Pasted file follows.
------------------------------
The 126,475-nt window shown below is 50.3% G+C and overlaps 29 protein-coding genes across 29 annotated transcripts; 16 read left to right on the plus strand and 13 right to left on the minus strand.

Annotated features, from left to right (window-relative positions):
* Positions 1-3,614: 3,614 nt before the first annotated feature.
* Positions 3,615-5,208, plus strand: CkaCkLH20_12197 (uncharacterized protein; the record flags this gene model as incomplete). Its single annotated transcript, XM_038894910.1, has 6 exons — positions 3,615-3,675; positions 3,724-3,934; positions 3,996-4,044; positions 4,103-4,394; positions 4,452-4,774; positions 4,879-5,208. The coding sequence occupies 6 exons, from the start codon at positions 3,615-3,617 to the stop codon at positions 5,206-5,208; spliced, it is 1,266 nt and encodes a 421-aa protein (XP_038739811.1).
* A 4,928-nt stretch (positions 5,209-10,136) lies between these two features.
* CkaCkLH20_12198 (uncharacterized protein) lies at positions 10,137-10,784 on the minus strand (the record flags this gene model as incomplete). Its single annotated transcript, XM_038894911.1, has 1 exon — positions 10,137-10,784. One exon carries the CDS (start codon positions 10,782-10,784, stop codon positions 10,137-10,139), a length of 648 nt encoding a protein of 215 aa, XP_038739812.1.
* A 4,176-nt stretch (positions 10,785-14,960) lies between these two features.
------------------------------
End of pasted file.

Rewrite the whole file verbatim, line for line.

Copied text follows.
The 126,475-nt window shown below is 50.3% G+C and overlaps 29 protein-coding genes across 29 annotated transcripts; 16 read left to right on the plus strand and 13 right to left on the minus strand.

Annotated features, from left to right (window-relative positions):
* Positions 1-3,614: 3,614 nt before the first annotated feature.
* Positions 3,615-5,208, plus strand: CkaCkLH20_12197 (uncharacterized protein; the record flags this gene model as incomplete). Its single annotated transcript, XM_038894910.1, has 6 exons — positions 3,615-3,675; positions 3,724-3,934; positions 3,996-4,044; positions 4,103-4,394; positions 4,452-4,774; positions 4,879-5,208. The coding sequence occupies 6 exons, from the start codon at positions 3,615-3,617 to the stop codon at positions 5,206-5,208; spliced, it is 1,266 nt and encodes a 421-aa protein (XP_038739811.1).
* A 4,928-nt stretch (positions 5,209-10,136) lies between these two features.
* CkaCkLH20_12198 (uncharacterized protein) lies at positions 10,137-10,784 on the minus strand (the record flags this gene model as incomplete). Its single annotated transcript, XM_038894911.1, has 1 exon — positions 10,137-10,784. One exon carries the CDS (start codon positions 10,782-10,784, stop codon positions 10,137-10,139), a length of 648 nt encoding a protein of 215 aa, XP_038739812.1.
* A 4,176-nt stretch (positions 10,785-14,960) lies between these two features.